Author Archives: Rob

Reading Gurdjieff: Attention Please!

Reading All & Everything

Another purpose that Mr. Gurdjieff states for the first series of his writings, besides merciless destruction, is developing attention. In a group meeting transcript, a pupil asks Mr. Gurdjieff for a means to develop his attention:

RZ: I asked you last Thursday if there exists a means for developing attention. You told me that attention was in proportion to self-remembering. You told me to look particularly within myself. I ask you this especially because I was not able to put my attention on the reading of Beelzebub. I understood in the course of this week that the attention is the ‘I’. So many different ‘me’s; so many different attentions. I would like to ask you if there are special means to develop the attention other than those for developing the ‘I am’.

GURDJIEFF: I can tell you one thing: the means do not exist. I don’t know any. But today I want to explain everything simply. For example, in Beelzebub I know that there is everything that needs to be known. It’s a very interesting book. Everything is there: everything that exists, everything that has existed and everything that can exist. The beginning, the end, all the secrets of creation of the world— it is all there. But it must be understood and understanding depends on the individual. The more a man has been instructed in a certain way, the more he understands.

Objectively, each one can understand according to his level, because this is an objective book, and everyone ought to understand something in it. One person will understand only one part in it and another a thousand times more. Now, find the means to place your attention on all of Beelzebub in order to understand it. This will be your task, and it is a good way to maintain real attention. If you can put real attention on Beelzebub, you will be able to have real attention in life.

You did not know this secret. In Beelzebub there is everything. I have said that before—even how to make an omelet. Among other things, this is also explained; and at the same time, there is not a word in Beelzebub about cooking. So, put your attention on the reading of Beelzebub, a different attention from the one you are used to, and you will be able to have the same attention in life. 1

If you have attempted to read Beelzebub’s Tales, you will know that it contains very, very long thoughts. The first sentence of the first chapter is 122 words long. The entire book is 1238 pages long. Neologisms mentioned in one chapter are defined in another chapter. There are questions raised that are not answered until hundreds of pages later.

The quality of attention required to grasp these long thoughts is not the kind we are accustomed to using in ordinary life. The reading of Beelzebub’s Tales is an exercise to develop real attention. And this development is not for its own sake—it is for the purpose of understanding.

This is not intended to be a solo venture. Mr. Gurdjieff tells the pupil: “The more a man has been instructed in a certain way, the more he understands”. Understanding depends on instruction, and instruction depends on instructors and schools of the Work.

1 Paris Meetings 1943, p. 233-4.

Reading Gurdjieff: Merciless Destruction

First Series: To destroy, mercilessly...

The frontmatter of Beelzebub’s Tales to His Grandson reads as follows:

“FIRST SERIES: To destroy, mercilessly, without any compromises whatsoever, in the mentation and feelings of the reader, the beliefs and views, by centuries rooted in him, about everything existing in the world…”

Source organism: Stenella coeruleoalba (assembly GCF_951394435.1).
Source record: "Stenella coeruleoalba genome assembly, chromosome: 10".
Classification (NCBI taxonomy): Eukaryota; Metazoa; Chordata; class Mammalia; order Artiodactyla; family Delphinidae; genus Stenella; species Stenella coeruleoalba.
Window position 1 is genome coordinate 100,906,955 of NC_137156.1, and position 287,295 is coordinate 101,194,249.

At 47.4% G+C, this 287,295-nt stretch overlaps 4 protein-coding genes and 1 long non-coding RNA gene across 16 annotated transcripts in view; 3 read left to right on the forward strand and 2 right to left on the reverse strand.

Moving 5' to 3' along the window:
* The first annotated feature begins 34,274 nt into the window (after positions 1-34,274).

Gurdjieff’s first stated purpose for the first series of his writings is destruction. While Gurdjieff elsewhere states other purposes for the book—such as gaining information, strengthening attention, and raising questions—here he states its purpose is destruction.

What is to be destroyed? We are told the targets of the destruction are the reader’s beliefs and views. Further, we read that these beliefs and views are not a recent problem. They are not modern, at least not in the sense we tend to regard as modern. These beliefs and views apparently have been mentally and emotionally implanted in us for centuries, handed down and repeated over and over until they are for us invisible and pervasive attitudes and ironclad, self-evident truths.

This destruction we are told will be merciless—in other words, without pity and utterly ruthless. Even more, this destruction will be without any compromises whatsoever—nothing is to be spared, no negotiations will result in concessions, and no attempts at justification will yield exceptions.

Which beliefs and views are to be destroyed? Our beliefs and views about everything existing in the world. The subtitle of the book is not facetiously named: An Objectively Impartial Criticism of the Life of Man. This book is for those who suspect that, on the whole, and for a long time, individually and collectively, at its roots, something has been terribly wrong with our way of life. And that the solution begins with subjecting our own beliefs and views to a thorough examination and eradication.

Gurdjieff and Games, Part 1

Gurdjieff said “there is everything” in his book Beelzebub’s Tales to His Grandson.1 In addition, this book is subtitled “An Objectively Impartial Criticism of the Life of Man” and has the stated purpose of the merciless destruction of all our long-rooted beliefs and views about everything.

Putting these statements to a small test, I ask a few questions of narrow interest to myself (and I hope others): “What does Beelzebub’s Tales have to say about games? What objective and impartial criticism is offered about games? What ‘merciless destruction’ must our beliefs and views on the subject of games undergo?”

A survey of the text reveals that games are mentioned many times: in children’s games2, in games played at the French fairs3, in ‘games’ played by the Greeks and Romans4, and in the English ‘sport’5. Some games are even mentioned by name: baccarat6, roulette7, and snip-snap-snorum8.

In one line in the first series—I would say throwaway line, but in a consciously written book, there is nothing trivial to throw away—Gurdjieff writes:

“I used to visit them often at their home and enjoyed playing chess with this senator—as is customary there among what are called ‘respectable people.’ ” 9